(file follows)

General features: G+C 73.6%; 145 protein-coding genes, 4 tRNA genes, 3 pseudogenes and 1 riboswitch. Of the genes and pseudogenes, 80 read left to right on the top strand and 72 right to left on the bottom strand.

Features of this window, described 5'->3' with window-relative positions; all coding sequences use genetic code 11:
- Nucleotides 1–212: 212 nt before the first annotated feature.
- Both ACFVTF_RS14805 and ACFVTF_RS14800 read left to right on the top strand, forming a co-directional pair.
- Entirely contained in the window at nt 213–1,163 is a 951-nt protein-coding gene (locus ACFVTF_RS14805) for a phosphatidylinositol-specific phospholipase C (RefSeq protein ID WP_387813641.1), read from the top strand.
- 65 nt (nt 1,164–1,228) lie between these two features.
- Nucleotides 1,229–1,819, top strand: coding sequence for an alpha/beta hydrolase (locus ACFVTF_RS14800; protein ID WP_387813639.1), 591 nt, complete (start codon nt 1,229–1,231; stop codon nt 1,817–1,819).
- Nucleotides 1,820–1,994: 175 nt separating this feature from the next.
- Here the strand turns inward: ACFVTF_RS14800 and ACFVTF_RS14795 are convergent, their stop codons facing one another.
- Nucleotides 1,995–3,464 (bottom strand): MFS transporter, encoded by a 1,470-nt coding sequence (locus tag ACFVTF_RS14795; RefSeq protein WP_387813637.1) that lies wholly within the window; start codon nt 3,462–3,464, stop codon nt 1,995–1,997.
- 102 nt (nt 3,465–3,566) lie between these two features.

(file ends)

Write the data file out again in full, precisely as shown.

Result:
General features: G+C 73.6%; 145 protein-coding genes, 4 tRNA genes, 3 pseudogenes and 1 riboswitch. Of the genes and pseudogenes, 80 read left to right on the top strand and 72 right to left on the bottom strand.

Features of this window, described 5'->3' with window-relative positions; all coding sequences use genetic code 11:
- Nucleotides 1–212: 212 nt before the first annotated feature.
- Both ACFVTF_RS14805 and ACFVTF_RS14800 read left to right on the top strand, forming a co-directional pair.
- Entirely contained in the window at nt 213–1,163 is a 951-nt protein-coding gene (locus ACFVTF_RS14805) for a phosphatidylinositol-specific phospholipase C (RefSeq protein ID WP_387813641.1), read from the top strand.
- 65 nt (nt 1,164–1,228) lie between these two features.
- Nucleotides 1,229–1,819, top strand: coding sequence for an alpha/beta hydrolase (locus ACFVTF_RS14800; protein ID WP_387813639.1), 591 nt, complete (start codon nt 1,229–1,231; stop codon nt 1,817–1,819).
- Nucleotides 1,820–1,994: 175 nt separating this feature from the next.
- Here the strand turns inward: ACFVTF_RS14800 and ACFVTF_RS14795 are convergent, their stop codons facing one another.
- Nucleotides 1,995–3,464 (bottom strand): MFS transporter, encoded by a 1,470-nt coding sequence (locus tag ACFVTF_RS14795; RefSeq protein WP_387813637.1) that lies wholly within the window; start codon nt 3,462–3,464, stop codon nt 1,995–1,997.
- 102 nt (nt 3,465–3,566) lie between these two features.